In terms of plant growth, the pH of the soil the plant is growing in can have a massive impact on yield, so it is important to optimize the pH in soil.

Solutions shown to be 7 on the pH scale are neutral, so pure water would be neutral.

Solutions under 7 on the pH scale are acidic – cider vinegar, for example, is around 4 on the scale and stomach acid (hydrochloric acid) is around 2-3.

Solutions over 7 on the pH scale are alkaline – bleach is around 13 on the scale and a baking soda solution about 9.

Testing the pH of a Solution

There are a number of ways to test the pH of a solution. It’s a case of how accurate you need to be. In terms of growing plants, you need more of a ballpark than precision.  The following methods can be used to test pH to varying degrees of accuracy. In terms of when the SHTF, you should prepare by putting aside some of the commercially available methods and then use the natural method when you run out.

Litmus paper:

This is a commercially available method and actually a very old technique for gauging pH. Litmus paper is a book of paper sticks, imbued with dyes taken from lichen plants. There are two types: Blue litmus and red litmus. Each is used to test for the corresponding acid or alkaline.

Blue paper —-à (becomes) red in acid

Red paper —-à (becomes) blue in alkaline

Universal indicator: This comes in two forms, paper, and a liquid. Unlike Litmus, it covers the whole pH spectrum in one go. It is made up from a mix of chemical components, which show a color change under different pH conditions. In the paper form, which often comes in the form of a box of sticks, the color change varies across the spectrum from red through to purple. You wet the stick with your solution then hold the stick against a chart on the box, which gives you the pH of the solution you are testing. The solution version of universal indicator acts in a similar way, changing color depending on the pH.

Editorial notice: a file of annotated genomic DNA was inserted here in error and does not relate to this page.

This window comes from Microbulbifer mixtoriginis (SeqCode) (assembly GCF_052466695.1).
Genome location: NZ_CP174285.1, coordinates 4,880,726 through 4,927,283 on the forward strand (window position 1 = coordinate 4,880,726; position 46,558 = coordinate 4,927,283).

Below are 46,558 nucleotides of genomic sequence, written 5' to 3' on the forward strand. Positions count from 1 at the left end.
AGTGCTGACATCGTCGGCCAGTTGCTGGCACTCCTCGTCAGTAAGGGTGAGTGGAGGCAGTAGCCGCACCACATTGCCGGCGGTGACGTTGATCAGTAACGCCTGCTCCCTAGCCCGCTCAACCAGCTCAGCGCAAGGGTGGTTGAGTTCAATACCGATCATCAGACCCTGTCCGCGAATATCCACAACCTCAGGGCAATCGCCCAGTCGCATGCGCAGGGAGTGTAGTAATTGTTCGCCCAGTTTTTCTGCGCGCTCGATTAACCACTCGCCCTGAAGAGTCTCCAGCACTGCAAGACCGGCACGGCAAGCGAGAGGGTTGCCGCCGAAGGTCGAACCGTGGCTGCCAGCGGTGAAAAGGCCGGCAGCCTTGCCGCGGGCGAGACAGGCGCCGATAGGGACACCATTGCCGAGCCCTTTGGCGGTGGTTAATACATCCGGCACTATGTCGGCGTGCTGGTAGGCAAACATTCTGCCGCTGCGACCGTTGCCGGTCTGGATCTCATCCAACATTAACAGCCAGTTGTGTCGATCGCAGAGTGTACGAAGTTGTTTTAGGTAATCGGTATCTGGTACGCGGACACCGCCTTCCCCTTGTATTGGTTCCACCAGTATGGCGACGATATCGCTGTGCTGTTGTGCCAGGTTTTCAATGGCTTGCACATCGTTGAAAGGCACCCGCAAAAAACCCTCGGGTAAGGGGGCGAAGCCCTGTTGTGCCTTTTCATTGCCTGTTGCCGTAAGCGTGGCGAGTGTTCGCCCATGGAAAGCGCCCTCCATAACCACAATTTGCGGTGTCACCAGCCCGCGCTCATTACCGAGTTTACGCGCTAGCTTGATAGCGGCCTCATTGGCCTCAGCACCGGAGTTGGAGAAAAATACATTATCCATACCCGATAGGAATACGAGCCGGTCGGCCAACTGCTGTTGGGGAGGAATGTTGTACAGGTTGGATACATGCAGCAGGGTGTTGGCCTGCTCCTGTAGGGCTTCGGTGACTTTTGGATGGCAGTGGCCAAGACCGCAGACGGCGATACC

Natural pH Indicator

If you don’t have any commercial pH indicators to hand, you can get a general idea of soil pH by using natural substances. Here are a few ideas:

  • Beet juice will change from red to blue/purple if you add an alkaline solution.
  • Baking soda will fizz if you add an acidic solution to it.
  • Red cabbage boiled up in water – the water will show a color change from red (acid), to purple (neutral), through to a green/yellow (alkaline) when you add a solution to it.

Testing the pH in Soil

To test the pH of your soil, add some soil to a vial. Add some water and give it a good shake. Leave it to stand for a few minutes, letting the soil settle. Use the water (decanted) to test the pH.

Plants and pH

The reason that pH is often crucial in plant growth is because the pH in soil affects how well certain nutrients dissolve in it.  In other words, pH directly affects solubility. So getting the pH of your soil solution right can greatly affect the yield of plants, such as fruit and vegetables.

The problem is that soil pH is affected by the environment. For example, if the rain in your area is very acidic, i.e. has dissolved sulfur compounds in it, or if you have water contaminated by ions, like potassium and magnesium, then the subsequent pH in soil will be affected. We also see very acidic soils where there has been intensive farming that uses commercial fertilizers. It may be that we inherit some pretty poor soil to work our magic from.